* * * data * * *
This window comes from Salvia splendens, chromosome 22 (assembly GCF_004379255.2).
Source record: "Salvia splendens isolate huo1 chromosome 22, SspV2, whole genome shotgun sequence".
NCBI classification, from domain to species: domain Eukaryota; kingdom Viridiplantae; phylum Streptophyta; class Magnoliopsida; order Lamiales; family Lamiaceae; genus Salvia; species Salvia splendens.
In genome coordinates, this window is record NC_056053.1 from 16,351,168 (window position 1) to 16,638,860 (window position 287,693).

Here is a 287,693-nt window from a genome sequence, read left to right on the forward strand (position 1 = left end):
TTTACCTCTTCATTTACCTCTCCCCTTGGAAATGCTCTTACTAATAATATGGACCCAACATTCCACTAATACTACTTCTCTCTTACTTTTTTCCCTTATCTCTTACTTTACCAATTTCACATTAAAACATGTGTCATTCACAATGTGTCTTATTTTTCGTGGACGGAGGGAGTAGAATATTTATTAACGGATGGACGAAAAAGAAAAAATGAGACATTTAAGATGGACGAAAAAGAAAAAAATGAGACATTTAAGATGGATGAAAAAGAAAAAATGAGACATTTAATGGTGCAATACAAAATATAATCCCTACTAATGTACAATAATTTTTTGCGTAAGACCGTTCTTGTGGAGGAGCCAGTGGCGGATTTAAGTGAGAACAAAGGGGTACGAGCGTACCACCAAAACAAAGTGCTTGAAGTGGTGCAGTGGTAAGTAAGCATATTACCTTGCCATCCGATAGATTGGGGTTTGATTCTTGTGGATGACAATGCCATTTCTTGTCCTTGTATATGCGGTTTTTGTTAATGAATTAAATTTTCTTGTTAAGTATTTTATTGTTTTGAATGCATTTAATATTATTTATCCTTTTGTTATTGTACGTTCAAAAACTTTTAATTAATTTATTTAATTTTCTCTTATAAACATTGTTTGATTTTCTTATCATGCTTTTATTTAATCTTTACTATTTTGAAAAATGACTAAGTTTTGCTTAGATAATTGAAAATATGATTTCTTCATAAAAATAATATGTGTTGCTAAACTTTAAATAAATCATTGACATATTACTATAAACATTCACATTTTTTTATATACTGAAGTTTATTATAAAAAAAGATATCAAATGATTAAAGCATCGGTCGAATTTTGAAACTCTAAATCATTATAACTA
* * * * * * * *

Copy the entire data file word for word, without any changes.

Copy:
This window comes from Salvia splendens, chromosome 22 (assembly GCF_004379255.2).
Source record: "Salvia splendens isolate huo1 chromosome 22, SspV2, whole genome shotgun sequence".
NCBI classification, from domain to species: domain Eukaryota; kingdom Viridiplantae; phylum Streptophyta; class Magnoliopsida; order Lamiales; family Lamiaceae; genus Salvia; species Salvia splendens.
In genome coordinates, this window is record NC_056053.1 from 16,351,168 (window position 1) to 16,638,860 (window position 287,693).

Here is a 287,693-nt window from a genome sequence, read left to right on the forward strand (position 1 = left end):
TTTACCTCTTCATTTACCTCTCCCCTTGGAAATGCTCTTACTAATAATATGGACCCAACATTCCACTAATACTACTTCTCTCTTACTTTTTTCCCTTATCTCTTACTTTACCAATTTCACATTAAAACATGTGTCATTCACAATGTGTCTTATTTTTCGTGGACGGAGGGAGTAGAATATTTATTAACGGATGGACGAAAAAGAAAAAATGAGACATTTAAGATGGACGAAAAAGAAAAAAATGAGACATTTAAGATGGATGAAAAAGAAAAAATGAGACATTTAATGGTGCAATACAAAATATAATCCCTACTAATGTACAATAATTTTTTGCGTAAGACCGTTCTTGTGGAGGAGCCAGTGGCGGATTTAAGTGAGAACAAAGGGGTACGAGCGTACCACCAAAACAAAGTGCTTGAAGTGGTGCAGTGGTAAGTAAGCATATTACCTTGCCATCCGATAGATTGGGGTTTGATTCTTGTGGATGACAATGCCATTTCTTGTCCTTGTATATGCGGTTTTTGTTAATGAATTAAATTTTCTTGTTAAGTATTTTATTGTTTTGAATGCATTTAATATTATTTATCCTTTTGTTATTGTACGTTCAAAAACTTTTAATTAATTTATTTAATTTTCTCTTATAAACATTGTTTGATTTTCTTATCATGCTTTTATTTAATCTTTACTATTTTGAAAAATGACTAAGTTTTGCTTAGATAATTGAAAATATGATTTCTTCATAAAAATAATATGTGTTGCTAAACTTTAAATAAATCATTGACATATTACTATAAACATTCACATTTTTTTATATACTGAAGTTTATTATAAAAAAAGATATCAAATGATTAAAGCATCGGTCGAATTTTGAAACTCTAAATCATTATAACTA